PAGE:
Center for American Progress

RELEASE: Reforming the Governance of Metropolitan Planning Organizations
Press Release

RELEASE: Reforming the Governance of Metropolitan Planning Organizations

Washington, D.C. — Metropolitan planning organizations (MPOs) were created after the passage of the Federal-Aid Highway Act of 1962 to provide elected officials representing urban areas a greater voice and control over decisions affecting their area’s transportation infrastructure. A new Center for American Progress report examines how the overrepresentation of suburban and exurban elected officials on MPO boards skews transportation planning and investment decisions toward highway expansion and unsustainable land use. 

The lack of proportional geographical representation for central cities and counties contributes to the fact that transportation dollars still flow overwhelmingly to highway expansion projects instead of public transportation, biking, and walking projects. Because of this, large metropolitan areas suffer from increasing road and highway congestion, and residents within them are too reliant on driving alone. This report examines MPOs in the four largest metropolitan areas in Texas—Houston, Austin, Dallas Fort-Worth, and San Antonio—to demonstrate why Congress should require MPO board representation to be proportional to the geographic distribution of regional populations. Doing so would make progress toward creating a truly sustainable, efficient, and equitable surface transportation system.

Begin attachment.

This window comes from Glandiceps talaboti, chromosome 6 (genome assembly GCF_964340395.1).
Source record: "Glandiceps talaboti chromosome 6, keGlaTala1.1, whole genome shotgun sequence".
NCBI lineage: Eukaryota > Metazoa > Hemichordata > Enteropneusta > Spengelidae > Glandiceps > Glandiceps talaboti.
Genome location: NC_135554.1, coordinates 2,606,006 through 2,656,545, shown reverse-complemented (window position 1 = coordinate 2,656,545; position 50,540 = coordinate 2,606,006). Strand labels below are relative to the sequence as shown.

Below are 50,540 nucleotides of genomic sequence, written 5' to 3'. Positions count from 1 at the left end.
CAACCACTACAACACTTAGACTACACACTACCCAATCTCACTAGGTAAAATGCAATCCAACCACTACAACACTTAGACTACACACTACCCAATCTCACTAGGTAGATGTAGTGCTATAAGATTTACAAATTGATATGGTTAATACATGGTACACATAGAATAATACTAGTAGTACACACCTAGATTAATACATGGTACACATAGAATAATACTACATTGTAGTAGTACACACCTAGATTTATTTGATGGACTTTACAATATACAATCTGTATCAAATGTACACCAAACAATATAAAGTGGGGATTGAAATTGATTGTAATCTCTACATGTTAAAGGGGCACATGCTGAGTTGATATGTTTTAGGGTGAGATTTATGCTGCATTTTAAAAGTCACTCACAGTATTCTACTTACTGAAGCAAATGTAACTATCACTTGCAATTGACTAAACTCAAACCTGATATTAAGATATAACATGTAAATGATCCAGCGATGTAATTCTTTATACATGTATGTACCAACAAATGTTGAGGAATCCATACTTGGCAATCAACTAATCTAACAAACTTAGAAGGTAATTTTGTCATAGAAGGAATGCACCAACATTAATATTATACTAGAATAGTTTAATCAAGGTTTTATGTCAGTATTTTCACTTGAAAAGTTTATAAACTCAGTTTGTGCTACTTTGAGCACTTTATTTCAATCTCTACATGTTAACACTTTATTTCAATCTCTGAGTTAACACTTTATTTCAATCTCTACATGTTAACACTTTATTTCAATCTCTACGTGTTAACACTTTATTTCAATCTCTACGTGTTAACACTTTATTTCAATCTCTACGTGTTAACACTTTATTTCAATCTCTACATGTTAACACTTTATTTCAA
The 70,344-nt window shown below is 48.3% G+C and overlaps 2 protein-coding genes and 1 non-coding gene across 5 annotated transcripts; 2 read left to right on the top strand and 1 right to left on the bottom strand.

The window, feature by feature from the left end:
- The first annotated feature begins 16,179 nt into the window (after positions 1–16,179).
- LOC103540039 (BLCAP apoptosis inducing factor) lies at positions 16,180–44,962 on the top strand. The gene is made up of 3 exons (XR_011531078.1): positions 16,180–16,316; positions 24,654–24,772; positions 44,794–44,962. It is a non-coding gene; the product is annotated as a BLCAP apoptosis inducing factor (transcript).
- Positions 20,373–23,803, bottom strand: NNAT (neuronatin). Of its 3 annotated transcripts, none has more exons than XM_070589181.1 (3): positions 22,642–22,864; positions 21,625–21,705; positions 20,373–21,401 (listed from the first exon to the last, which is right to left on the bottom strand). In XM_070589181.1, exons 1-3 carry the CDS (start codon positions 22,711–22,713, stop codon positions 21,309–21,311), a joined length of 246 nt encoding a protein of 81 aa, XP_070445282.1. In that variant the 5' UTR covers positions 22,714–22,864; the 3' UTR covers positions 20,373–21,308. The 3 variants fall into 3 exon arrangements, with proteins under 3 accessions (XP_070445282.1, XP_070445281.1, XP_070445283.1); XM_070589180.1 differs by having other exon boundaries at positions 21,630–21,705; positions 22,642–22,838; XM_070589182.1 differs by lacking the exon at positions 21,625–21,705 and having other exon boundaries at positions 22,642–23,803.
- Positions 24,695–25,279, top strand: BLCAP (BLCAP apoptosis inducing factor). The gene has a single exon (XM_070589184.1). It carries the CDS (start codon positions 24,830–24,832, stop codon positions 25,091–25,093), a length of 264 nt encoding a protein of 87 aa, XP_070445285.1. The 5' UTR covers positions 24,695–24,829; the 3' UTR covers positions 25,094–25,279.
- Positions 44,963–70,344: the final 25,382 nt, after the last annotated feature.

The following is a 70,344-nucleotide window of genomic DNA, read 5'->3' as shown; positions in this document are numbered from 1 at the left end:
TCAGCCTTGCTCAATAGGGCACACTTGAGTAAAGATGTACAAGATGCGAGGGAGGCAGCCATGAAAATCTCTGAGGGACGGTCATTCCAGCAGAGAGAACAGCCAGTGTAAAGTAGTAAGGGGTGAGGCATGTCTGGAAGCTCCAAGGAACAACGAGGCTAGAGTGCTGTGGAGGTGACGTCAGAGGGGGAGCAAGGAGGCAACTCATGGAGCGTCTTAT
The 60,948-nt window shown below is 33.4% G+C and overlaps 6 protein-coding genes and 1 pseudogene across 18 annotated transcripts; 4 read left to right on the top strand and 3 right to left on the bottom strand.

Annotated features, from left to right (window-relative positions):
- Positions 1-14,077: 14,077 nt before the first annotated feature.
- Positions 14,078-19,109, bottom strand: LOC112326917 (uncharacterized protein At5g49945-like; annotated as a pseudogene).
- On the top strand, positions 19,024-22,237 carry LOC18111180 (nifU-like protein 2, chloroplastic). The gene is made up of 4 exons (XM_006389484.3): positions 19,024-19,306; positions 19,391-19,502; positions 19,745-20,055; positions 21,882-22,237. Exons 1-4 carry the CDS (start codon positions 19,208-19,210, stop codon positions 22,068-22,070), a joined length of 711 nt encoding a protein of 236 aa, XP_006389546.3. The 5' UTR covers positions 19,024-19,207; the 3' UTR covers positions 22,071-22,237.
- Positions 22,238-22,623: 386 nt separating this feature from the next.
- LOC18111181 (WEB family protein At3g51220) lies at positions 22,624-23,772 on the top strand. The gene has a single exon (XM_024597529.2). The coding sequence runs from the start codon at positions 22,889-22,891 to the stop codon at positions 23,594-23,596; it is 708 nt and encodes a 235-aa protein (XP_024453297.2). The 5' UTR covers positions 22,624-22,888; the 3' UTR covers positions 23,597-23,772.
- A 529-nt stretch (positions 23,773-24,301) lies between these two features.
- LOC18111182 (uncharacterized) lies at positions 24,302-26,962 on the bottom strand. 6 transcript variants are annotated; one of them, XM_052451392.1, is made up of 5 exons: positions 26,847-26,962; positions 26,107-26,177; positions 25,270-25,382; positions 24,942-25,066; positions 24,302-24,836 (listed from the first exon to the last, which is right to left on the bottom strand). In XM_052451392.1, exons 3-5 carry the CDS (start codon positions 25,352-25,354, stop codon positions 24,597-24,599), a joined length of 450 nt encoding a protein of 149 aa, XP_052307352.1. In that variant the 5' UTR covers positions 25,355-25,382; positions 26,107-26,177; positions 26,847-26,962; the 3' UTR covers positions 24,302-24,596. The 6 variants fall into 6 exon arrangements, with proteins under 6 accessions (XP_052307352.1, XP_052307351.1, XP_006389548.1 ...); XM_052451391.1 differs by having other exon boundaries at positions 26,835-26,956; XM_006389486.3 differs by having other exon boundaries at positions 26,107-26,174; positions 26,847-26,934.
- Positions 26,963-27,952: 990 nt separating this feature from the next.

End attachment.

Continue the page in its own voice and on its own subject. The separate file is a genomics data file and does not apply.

“Congress created MPOs with the intention of providing a greater voice to metropolitan regions when it comes to planning our transportation system. Yet over time, the governance of MPOs has morphed to give outsize power to suburban and exurban communities, resulting in an overemphasis on highway expansion at the expense of more sustainable and equitable investments in transit, biking, and walking. Central cities and counties have had to deal with the consequences of mega highway projects that principally benefit exurban areas. It’s time for Congress to reform MPOs so that board seats are distributed proportionally to area populations so that they have a fair say in the transportation system,” said Kevin DeGood, director of Infrastructure Policy at CAP and author of the report.

Read the report: “Reforming the Governance of Metropolitan Planning Organizations” by Kevin DeGood

For more information on this topic or to speak with an expert, please contact Sarah Nadeau at [email protected]

This site is protected by reCAPTCHA and the Google Privacy Policy and Terms of Service apply.